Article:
View details for DOI 10.1523/JNEUROSCI.6221-11.2012

    View details for Web of Science ID 000303598900032

    View details for PubMedID 22553043

    View details for PubMedCentralID PMC3480225

  • Dicer1 and miR-219 Are Required for Normal Oligodendrocyte Differentiation and Myelination NEURON Dugas, J. C., Cuellar, T. L., Scholze, A., Ason, B., Ibrahim, A., Emery, B., Zamanian, J. L., Foo, L. C., McManus, M. T., Barres, B. A. 2010; 65 (5): 597-611


    To investigate the role of microRNAs in regulating oligodendrocyte (OL) differentiation and myelination, we utilized transgenic mice in which microRNA processing was disrupted in OL precursor cells (OPCs) and OLs by targeted deletion of Dicer1. We found that inhibition of OPC-OL miRNA processing disrupts normal CNS myelination and that OPCs lacking mature miRNAs fail to differentiate normally in vitro. We identified three miRNAs (miR-219, miR-138, and miR-338) that are induced 10-100x during OL differentiation; the most strongly induced of these, miR-219, is necessary and sufficient to promote OL differentiation, and partially rescues OL differentiation defects caused by total miRNA loss. miR-219 directly represses the expression of PDGFRalpha, Sox6, FoxJ3, and ZFP238 proteins, all of which normally help to promote OPC proliferation. Together, these findings show that miR-219 plays a critical role in coupling differentiation to proliferation arrest in the OL lineage, enabling the rapid transition from proliferating OPCs to myelinating OLs.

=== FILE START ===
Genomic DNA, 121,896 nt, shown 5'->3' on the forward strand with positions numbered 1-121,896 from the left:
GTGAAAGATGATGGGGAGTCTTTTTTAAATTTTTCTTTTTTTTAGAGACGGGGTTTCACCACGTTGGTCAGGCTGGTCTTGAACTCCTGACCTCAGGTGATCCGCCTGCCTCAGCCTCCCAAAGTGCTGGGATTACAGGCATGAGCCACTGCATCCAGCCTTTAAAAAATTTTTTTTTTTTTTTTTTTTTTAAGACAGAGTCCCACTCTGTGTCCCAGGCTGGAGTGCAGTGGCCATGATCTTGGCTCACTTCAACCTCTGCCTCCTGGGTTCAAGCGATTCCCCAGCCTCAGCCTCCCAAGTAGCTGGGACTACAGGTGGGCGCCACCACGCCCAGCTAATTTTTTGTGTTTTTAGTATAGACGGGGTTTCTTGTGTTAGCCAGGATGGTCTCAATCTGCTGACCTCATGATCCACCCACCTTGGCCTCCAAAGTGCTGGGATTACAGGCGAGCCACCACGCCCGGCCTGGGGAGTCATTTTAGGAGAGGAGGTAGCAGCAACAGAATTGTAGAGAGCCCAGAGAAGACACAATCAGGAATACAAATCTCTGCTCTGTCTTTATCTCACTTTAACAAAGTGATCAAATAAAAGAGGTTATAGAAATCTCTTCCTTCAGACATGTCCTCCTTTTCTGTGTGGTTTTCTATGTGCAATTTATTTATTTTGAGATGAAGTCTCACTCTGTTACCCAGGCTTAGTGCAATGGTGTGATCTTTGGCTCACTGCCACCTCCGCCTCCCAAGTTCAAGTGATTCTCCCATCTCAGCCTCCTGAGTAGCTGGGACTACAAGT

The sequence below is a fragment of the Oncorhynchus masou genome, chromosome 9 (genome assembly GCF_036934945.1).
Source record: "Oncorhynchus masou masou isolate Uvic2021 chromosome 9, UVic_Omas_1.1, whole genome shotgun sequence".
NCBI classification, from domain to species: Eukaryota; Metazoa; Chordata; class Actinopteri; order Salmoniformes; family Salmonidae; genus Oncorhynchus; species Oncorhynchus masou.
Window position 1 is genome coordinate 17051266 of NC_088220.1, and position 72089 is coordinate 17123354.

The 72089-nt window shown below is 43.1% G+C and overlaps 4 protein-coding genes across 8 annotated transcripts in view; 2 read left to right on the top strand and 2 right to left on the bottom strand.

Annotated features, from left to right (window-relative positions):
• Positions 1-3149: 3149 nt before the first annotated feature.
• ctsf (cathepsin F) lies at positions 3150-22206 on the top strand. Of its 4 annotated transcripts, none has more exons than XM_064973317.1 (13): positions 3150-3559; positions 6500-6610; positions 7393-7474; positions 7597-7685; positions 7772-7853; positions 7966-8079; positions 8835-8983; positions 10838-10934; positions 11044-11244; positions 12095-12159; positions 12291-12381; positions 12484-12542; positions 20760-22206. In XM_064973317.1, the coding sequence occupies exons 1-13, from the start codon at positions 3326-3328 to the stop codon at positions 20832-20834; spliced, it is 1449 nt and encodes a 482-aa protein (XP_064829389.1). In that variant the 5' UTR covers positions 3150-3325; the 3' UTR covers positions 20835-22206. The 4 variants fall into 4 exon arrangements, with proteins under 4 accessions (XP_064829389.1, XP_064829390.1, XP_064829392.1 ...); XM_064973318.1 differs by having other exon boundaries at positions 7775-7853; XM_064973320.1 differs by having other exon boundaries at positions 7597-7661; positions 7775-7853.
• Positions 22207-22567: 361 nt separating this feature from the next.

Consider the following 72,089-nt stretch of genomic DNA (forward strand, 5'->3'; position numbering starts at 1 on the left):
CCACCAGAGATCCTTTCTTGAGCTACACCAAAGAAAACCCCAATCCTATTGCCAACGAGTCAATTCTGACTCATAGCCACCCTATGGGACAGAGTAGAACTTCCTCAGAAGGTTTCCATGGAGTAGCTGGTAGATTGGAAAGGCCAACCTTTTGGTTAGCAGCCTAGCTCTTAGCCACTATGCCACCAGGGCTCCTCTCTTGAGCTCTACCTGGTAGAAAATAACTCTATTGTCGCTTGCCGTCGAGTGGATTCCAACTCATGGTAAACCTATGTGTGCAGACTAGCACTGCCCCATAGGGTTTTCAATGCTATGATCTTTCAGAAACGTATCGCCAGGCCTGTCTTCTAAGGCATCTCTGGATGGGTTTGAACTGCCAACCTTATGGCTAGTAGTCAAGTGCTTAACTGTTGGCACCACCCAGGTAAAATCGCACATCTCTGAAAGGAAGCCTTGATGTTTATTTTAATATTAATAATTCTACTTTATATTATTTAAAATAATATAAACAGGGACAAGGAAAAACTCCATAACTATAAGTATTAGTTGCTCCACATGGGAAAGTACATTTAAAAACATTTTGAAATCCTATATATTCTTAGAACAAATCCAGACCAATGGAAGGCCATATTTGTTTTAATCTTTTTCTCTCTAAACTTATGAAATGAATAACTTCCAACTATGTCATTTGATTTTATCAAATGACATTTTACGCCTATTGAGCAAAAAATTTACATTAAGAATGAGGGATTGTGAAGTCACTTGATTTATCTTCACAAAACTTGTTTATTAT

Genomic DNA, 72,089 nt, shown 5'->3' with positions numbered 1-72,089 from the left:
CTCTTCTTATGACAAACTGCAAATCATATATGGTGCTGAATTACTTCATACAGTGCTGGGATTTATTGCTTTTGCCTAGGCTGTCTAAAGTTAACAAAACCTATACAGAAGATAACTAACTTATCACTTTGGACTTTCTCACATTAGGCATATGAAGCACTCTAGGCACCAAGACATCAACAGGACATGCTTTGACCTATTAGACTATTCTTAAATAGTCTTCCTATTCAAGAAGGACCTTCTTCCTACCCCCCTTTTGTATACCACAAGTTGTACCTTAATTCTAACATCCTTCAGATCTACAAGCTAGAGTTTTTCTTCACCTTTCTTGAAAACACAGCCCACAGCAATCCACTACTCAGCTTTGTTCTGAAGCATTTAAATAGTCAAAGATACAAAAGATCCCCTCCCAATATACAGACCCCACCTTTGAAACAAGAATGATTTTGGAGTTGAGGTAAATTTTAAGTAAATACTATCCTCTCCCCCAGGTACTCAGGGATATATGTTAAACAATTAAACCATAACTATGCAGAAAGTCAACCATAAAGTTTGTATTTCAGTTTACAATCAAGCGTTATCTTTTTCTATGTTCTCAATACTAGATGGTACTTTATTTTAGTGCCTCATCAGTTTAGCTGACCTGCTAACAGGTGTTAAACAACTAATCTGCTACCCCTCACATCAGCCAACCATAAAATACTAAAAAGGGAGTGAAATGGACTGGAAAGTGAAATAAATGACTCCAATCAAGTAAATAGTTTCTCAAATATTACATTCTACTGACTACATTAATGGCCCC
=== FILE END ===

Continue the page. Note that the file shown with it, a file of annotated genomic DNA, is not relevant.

View details for DOI 10.1016/j.neuron.2010.01.027

    View details for Web of Science ID 000275758000005

    View details for PubMedID 20223197

    View details for PubMedCentralID PMC2843397